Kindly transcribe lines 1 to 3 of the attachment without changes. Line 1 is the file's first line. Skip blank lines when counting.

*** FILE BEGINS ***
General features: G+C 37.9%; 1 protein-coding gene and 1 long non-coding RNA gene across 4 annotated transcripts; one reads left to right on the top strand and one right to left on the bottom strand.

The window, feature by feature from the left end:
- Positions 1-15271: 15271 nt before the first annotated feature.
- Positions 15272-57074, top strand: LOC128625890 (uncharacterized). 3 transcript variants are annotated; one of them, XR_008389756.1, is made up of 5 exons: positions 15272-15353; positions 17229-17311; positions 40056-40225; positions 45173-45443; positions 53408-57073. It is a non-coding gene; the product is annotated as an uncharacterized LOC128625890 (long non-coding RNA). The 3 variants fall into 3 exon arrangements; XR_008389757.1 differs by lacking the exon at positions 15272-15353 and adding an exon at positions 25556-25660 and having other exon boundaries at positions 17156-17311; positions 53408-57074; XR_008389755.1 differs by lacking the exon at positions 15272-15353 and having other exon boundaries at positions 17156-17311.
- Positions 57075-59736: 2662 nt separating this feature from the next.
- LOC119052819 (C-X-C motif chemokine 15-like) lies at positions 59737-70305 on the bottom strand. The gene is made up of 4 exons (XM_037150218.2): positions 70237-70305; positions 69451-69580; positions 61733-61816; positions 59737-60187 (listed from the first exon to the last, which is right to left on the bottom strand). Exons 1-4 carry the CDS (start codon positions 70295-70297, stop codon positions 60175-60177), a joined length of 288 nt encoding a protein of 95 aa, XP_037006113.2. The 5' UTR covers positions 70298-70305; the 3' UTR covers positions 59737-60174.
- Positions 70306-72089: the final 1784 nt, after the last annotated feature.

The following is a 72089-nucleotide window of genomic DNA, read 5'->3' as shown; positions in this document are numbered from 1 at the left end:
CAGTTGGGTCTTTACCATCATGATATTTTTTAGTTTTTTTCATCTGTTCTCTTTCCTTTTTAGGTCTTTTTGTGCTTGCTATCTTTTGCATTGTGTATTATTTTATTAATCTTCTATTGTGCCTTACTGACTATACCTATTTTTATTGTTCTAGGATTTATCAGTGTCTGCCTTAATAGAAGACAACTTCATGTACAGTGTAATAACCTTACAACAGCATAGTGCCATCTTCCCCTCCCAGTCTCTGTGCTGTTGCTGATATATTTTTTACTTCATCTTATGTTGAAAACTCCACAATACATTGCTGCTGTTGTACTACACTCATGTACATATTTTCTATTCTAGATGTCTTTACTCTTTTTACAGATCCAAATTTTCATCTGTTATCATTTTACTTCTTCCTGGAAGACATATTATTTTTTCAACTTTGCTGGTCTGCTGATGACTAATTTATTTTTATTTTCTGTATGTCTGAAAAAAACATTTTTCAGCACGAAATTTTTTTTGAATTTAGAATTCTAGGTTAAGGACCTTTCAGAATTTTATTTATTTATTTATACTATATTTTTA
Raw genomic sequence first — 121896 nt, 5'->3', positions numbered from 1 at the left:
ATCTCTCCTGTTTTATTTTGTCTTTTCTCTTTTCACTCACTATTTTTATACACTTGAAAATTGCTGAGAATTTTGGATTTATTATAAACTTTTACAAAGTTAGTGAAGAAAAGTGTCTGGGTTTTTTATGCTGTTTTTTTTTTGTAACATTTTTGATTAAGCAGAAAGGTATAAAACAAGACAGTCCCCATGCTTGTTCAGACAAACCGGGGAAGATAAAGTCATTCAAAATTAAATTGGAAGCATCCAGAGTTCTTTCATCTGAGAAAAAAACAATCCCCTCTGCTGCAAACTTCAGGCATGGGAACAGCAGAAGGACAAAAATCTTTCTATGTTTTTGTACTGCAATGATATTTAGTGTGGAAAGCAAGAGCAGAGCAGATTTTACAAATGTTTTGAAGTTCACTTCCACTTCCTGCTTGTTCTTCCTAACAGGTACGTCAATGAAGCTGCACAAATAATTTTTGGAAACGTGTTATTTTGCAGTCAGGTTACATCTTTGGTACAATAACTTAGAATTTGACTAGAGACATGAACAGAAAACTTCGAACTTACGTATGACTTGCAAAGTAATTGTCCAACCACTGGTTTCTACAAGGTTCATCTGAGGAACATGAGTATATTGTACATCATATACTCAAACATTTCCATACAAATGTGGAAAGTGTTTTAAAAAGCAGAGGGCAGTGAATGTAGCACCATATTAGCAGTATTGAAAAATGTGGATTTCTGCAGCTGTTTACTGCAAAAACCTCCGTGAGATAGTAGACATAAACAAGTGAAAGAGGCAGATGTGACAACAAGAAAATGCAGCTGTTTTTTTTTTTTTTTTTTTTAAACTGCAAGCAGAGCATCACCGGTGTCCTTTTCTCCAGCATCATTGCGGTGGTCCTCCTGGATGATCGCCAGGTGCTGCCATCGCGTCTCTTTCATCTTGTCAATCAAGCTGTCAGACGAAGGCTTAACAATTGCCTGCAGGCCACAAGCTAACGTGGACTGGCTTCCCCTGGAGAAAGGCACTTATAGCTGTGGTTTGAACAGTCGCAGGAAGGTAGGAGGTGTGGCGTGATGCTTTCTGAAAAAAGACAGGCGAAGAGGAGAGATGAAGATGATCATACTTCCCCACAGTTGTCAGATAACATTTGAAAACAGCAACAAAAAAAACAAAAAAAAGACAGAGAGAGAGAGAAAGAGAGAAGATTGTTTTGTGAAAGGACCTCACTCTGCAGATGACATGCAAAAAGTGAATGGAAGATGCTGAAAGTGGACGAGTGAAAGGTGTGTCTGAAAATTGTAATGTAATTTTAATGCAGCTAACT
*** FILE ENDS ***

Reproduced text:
General features: G+C 37.9%; 1 protein-coding gene and 1 long non-coding RNA gene across 4 annotated transcripts; one reads left to right on the top strand and one right to left on the bottom strand.

The window, feature by feature from the left end:
- Positions 1-15271: 15271 nt before the first annotated feature.